Shampooing carpets is one household task you occasionally do with mixed feelings. However, considering its infrequent occurrence, it may have crossed your mind if the carpet shampoo you opened two years ago still works. So, does carpet shampoo expire?
A carpet shampoo has a shelf life like most cleaners, and it expires. Cleaning agents lose their efficacy more than they actually “expire,” but the effect is the same. You can find the expiration date on most bottles or use other means if you are unsure.
This article delves into how often you should shampoo your carpets and whether carpet shampoo expires. I also discuss what you can use instead of carpet shampoo.
Regular cleaning of your carpets is essential because they gather dirt, pollutants, and grime over time. Not only do dirty carpets look bad, but the dirt particles act like sandpaper on the carpets. Every time you walk on them, these particles break down the carpet fibers.
With a consistent breakdown of fibers, your carpet will pack up long before it should. Another reason for regular cleaning is how tricky it is for carpets to show they need cleaning. For instance, cushions highlight stains, wood floors show scuffs, bathtubs create a ring of scum, and carpets stay quiet.
It’s easy to spot clean spills and crumbs with a vacuum, but it takes more than that to get a gleaming carpet. So, you should clean your carpet even though it doesn’t “look” dirty. Most carpet manufacturers and professional cleaning recommend cleaning house carpets every 12 to 18 months.
A few factors that affect the frequency of your cleaning are:
The number of people in your household plays a crucial role in how often you clean your carpet. A family without children who provide entertainment will shampoo their carpets less frequently than one with several kids and constant guest entertainment.
If you have pets that always stay indoors or rarely go outside, you will need to shampoo less frequently. With free access to and from the house via a doggy or cat tack, pets can bring more dirt into the home and onto your carpet. This kind of movement will require more frequent carpet shampooing and spot cleaning.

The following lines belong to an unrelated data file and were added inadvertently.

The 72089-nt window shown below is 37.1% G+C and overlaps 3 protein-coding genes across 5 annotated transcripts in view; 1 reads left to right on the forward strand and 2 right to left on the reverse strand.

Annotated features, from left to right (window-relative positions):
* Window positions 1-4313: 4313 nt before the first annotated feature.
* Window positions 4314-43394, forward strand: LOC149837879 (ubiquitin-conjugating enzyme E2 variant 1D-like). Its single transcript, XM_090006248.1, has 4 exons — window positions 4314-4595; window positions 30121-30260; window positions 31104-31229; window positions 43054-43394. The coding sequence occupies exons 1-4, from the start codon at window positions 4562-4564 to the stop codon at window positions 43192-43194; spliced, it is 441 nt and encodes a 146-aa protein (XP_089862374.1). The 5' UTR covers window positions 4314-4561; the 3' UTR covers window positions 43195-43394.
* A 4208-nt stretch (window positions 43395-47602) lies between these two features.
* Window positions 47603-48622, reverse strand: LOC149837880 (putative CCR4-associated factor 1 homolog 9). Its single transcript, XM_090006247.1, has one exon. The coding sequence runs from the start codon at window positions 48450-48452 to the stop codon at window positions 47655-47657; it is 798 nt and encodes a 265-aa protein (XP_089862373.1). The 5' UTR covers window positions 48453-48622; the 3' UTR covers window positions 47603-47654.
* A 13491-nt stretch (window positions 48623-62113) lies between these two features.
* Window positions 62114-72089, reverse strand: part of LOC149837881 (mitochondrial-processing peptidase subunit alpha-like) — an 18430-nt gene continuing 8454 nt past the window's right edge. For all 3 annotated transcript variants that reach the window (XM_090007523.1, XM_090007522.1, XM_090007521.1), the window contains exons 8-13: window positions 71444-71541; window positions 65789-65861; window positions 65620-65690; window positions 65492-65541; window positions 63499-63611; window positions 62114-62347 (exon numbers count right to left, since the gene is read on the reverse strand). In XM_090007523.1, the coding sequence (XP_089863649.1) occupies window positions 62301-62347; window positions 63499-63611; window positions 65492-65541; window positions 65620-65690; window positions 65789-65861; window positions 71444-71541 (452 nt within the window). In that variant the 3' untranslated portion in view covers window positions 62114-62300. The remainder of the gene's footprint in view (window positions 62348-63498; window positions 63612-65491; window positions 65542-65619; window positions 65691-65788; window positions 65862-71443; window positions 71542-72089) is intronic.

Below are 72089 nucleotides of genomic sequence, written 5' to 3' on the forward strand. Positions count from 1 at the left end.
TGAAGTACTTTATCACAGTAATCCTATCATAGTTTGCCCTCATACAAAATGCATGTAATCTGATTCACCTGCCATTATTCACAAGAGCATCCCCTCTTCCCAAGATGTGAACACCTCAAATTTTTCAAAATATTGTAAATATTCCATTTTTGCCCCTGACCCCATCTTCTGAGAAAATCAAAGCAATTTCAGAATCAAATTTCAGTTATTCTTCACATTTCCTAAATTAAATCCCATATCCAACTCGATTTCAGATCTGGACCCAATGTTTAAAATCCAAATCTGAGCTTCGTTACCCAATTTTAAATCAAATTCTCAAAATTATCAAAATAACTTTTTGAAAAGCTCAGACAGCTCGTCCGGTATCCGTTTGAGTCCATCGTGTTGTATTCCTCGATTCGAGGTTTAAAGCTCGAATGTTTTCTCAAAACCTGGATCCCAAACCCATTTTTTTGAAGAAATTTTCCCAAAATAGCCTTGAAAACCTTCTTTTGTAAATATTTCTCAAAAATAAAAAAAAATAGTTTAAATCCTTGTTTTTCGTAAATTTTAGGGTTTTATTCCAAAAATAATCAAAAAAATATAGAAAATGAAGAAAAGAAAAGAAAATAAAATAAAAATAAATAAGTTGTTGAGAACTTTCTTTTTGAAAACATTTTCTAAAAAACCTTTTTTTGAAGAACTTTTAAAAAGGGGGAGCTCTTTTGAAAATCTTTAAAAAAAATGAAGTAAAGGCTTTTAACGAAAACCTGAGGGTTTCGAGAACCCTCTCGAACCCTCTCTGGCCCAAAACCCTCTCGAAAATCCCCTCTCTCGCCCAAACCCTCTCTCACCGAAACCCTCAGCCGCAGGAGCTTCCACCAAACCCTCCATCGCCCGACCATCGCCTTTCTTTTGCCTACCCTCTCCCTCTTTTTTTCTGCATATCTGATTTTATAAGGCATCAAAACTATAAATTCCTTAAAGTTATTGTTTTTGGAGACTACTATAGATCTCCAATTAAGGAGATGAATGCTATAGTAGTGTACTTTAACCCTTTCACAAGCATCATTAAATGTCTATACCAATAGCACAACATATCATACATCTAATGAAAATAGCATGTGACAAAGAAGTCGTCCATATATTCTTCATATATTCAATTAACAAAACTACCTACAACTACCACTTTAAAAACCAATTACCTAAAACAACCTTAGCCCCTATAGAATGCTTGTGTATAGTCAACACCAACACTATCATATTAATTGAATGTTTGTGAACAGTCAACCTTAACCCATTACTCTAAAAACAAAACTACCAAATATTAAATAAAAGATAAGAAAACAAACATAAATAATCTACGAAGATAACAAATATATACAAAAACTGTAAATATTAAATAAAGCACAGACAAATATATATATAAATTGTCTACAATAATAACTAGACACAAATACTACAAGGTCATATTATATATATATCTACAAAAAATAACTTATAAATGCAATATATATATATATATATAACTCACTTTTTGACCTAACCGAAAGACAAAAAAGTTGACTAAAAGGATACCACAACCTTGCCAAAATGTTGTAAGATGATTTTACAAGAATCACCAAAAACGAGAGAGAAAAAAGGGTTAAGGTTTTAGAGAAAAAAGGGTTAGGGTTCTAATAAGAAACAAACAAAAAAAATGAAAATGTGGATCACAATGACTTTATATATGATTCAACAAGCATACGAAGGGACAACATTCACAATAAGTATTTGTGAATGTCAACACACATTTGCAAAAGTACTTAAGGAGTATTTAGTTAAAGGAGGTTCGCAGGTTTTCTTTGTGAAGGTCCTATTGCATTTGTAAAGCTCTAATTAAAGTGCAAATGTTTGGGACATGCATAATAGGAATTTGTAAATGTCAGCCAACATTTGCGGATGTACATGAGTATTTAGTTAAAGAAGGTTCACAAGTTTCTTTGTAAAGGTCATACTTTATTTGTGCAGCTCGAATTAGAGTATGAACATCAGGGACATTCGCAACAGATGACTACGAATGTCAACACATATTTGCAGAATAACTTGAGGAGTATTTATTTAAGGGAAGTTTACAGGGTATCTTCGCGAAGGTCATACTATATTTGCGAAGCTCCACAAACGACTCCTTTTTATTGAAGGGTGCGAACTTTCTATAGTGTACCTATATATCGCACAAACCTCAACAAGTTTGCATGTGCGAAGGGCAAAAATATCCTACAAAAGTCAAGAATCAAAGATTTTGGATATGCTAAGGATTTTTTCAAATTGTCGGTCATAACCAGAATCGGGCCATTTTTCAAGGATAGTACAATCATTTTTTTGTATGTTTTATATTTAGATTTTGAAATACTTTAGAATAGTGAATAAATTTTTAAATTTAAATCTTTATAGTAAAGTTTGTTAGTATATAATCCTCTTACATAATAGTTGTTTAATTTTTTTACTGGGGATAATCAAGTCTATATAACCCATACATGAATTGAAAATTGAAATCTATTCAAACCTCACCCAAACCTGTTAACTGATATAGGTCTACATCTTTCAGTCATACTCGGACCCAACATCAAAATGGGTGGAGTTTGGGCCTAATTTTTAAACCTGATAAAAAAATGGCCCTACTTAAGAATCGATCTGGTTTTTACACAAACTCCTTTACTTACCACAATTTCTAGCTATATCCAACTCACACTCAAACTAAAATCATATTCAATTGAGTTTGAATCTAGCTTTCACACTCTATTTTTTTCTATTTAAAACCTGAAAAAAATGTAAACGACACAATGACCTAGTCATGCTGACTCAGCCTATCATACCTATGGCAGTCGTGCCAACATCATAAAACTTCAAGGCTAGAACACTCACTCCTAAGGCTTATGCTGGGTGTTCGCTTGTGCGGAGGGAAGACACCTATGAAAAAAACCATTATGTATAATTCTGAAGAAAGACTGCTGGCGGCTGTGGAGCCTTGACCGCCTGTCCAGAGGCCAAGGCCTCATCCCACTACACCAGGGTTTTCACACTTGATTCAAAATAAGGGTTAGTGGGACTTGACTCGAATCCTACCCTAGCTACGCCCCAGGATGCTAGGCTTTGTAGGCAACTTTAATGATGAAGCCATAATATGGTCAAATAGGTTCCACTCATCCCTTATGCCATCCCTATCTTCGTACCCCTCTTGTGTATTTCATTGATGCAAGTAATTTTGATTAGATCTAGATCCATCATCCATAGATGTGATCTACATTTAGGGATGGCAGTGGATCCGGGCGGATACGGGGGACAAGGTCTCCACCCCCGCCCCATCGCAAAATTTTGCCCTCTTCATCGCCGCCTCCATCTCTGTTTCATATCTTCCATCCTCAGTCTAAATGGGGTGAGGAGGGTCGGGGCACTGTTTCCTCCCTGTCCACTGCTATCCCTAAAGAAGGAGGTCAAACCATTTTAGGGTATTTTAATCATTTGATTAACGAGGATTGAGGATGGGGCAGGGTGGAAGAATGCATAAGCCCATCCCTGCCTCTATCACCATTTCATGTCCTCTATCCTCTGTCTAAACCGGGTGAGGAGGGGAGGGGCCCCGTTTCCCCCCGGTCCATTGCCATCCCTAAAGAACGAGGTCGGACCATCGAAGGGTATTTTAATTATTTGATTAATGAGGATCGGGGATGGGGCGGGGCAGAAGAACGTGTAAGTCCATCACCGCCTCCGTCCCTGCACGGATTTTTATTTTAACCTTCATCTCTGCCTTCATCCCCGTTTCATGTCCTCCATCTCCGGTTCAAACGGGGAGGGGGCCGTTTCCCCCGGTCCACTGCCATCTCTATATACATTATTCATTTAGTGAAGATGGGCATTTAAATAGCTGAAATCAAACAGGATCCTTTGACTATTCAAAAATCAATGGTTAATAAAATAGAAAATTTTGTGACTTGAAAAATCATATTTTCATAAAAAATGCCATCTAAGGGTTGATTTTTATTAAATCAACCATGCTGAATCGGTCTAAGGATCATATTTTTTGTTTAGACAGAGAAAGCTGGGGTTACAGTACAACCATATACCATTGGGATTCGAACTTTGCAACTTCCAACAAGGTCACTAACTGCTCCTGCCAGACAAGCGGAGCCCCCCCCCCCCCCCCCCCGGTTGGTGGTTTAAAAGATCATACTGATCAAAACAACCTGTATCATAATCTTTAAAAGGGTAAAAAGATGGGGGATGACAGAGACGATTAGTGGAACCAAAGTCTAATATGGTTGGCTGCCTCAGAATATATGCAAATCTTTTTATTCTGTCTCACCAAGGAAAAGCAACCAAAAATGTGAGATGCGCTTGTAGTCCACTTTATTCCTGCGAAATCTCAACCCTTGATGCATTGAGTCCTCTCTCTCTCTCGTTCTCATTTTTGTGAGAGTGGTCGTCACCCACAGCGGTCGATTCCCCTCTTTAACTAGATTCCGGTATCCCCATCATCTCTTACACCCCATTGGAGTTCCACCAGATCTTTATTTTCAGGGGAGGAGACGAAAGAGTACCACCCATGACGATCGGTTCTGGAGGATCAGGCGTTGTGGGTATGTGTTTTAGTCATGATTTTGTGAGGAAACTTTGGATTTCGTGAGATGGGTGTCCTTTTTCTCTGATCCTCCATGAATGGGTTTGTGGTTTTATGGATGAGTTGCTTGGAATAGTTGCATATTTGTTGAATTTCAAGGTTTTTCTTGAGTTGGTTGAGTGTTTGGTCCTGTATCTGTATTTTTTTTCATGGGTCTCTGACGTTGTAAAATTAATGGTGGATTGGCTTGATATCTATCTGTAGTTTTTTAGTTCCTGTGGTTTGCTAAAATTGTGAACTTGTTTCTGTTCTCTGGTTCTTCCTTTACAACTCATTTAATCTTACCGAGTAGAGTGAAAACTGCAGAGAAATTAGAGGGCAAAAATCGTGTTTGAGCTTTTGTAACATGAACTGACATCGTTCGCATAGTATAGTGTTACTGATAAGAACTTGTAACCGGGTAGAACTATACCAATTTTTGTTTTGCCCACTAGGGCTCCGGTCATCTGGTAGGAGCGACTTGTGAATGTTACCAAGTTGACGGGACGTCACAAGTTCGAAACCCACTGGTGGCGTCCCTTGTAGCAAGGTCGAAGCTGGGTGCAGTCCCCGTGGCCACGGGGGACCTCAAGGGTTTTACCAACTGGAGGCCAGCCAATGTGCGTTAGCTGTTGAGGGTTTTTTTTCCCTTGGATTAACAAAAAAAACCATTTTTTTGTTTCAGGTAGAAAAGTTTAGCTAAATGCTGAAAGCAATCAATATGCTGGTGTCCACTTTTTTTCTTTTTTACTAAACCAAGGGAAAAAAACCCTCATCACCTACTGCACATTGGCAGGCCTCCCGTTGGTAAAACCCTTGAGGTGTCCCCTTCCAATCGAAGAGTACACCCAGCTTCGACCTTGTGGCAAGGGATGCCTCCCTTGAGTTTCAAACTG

Family members and guests can easily track mud into the house and onto the carpets during the rainy season. Likewise, dry seasons come with dust that can settle into the carpets, and both seasons require more frequent shampooing.
Every home has a traffic flow because people often follow the same path between rooms. As a result, these much-traveled areas will get soiled faster than other places.
The living room and entertainment room are high-traffic areas, while a spare bedroom is low-traffic. Carpets in high-traffic areas will require more frequent shampooing than other areas.
Good maintenance of your carpet like vacuuming and shampooing can happen on a schedule like the one below:
- Children – six to 12 months
- Pets – three to six months
- High-traffic areas – six to 12 months
- Low-traffic areas – 12 months
- Families with allergies – two to three months
The schedule above sets cleaning frequencies according to the abovementioned factors, and it’s easy to follow. Endeavor to get your carpets to a professional for cleaning as often as possible.
Carpet shampoos have a cleaning agent called oxidizers. These oxidizers are a safe form of bleach that rids carpet fibers of tough stains and disinfect them. Unfortunately, oxidizers also decay over time, reducing the potency of the carpet shampoo.